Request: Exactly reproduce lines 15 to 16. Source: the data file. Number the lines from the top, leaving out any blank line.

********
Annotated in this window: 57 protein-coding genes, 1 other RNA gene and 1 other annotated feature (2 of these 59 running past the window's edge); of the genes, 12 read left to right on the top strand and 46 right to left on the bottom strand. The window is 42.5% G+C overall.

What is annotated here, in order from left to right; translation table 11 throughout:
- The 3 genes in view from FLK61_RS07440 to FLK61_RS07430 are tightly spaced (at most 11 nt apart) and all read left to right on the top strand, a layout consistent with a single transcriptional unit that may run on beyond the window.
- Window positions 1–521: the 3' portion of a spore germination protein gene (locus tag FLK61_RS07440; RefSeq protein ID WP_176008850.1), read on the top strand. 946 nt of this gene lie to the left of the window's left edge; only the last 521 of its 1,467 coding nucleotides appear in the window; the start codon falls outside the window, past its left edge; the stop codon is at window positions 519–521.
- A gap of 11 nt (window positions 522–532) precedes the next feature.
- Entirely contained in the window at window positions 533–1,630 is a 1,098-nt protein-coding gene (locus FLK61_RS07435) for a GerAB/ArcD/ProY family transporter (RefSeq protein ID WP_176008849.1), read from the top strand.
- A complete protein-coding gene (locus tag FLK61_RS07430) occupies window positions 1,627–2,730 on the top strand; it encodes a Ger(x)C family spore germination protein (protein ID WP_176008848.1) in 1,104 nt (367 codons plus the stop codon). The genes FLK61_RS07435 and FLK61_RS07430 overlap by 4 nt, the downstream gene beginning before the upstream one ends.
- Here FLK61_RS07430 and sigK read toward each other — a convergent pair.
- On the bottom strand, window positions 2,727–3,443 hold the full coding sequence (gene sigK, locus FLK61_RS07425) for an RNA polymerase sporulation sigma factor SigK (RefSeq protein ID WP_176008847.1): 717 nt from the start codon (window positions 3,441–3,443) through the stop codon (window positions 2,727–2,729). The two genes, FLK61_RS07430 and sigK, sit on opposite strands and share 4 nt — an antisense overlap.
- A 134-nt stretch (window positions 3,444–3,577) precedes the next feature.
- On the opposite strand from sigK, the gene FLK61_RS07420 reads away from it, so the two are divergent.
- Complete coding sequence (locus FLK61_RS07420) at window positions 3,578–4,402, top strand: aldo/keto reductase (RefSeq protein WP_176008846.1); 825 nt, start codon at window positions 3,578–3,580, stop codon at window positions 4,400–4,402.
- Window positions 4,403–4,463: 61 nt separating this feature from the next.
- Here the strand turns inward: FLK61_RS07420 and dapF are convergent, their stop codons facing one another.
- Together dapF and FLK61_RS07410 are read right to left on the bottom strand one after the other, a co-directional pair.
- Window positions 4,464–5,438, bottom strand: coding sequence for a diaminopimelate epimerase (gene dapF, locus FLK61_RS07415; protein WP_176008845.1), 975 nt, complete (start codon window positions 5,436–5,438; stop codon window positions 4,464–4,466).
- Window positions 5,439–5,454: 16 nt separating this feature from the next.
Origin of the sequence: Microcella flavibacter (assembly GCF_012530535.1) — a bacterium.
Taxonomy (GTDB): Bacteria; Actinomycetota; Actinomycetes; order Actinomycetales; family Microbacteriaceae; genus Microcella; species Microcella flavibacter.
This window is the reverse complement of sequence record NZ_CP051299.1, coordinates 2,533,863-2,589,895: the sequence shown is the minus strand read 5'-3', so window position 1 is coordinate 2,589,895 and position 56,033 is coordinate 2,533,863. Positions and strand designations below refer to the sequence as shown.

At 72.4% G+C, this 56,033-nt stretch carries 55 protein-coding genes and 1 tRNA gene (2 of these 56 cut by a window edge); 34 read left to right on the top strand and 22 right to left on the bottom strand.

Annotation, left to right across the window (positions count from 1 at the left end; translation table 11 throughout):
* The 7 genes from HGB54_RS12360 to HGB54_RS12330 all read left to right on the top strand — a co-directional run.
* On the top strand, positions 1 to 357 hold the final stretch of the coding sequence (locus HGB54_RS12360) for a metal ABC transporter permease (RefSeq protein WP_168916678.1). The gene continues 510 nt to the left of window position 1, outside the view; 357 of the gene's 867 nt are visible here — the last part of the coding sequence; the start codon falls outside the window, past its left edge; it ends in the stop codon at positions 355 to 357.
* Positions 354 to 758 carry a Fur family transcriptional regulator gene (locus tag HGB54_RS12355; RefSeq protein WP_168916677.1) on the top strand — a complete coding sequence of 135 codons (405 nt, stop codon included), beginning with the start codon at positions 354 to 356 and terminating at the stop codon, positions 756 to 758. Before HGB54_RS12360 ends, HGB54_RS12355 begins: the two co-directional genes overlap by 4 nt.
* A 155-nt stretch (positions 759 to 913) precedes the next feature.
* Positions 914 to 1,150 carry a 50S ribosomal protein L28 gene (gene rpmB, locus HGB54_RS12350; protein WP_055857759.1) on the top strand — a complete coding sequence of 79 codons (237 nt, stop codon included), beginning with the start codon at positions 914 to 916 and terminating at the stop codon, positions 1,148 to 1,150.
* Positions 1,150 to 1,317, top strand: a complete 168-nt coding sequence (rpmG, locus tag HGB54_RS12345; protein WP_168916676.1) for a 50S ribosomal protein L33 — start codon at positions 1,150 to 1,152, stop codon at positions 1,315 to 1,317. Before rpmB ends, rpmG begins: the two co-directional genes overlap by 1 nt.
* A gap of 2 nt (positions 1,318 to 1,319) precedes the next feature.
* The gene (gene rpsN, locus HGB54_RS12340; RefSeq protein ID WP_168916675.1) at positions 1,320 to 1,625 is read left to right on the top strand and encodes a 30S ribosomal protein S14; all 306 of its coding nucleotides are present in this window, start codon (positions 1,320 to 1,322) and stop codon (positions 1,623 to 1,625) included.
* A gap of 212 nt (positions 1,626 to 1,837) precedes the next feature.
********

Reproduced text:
- Together dapF and FLK61_RS07410 are read right to left on the bottom strand one after the other, a co-directional pair.
- Window positions 4,464–5,438, bottom strand: coding sequence for a diaminopimelate epimerase (gene dapF, locus FLK61_RS07415; protein WP_176008845.1), 975 nt, complete (start codon window positions 5,436–5,438; stop codon window positions 4,464–4,466).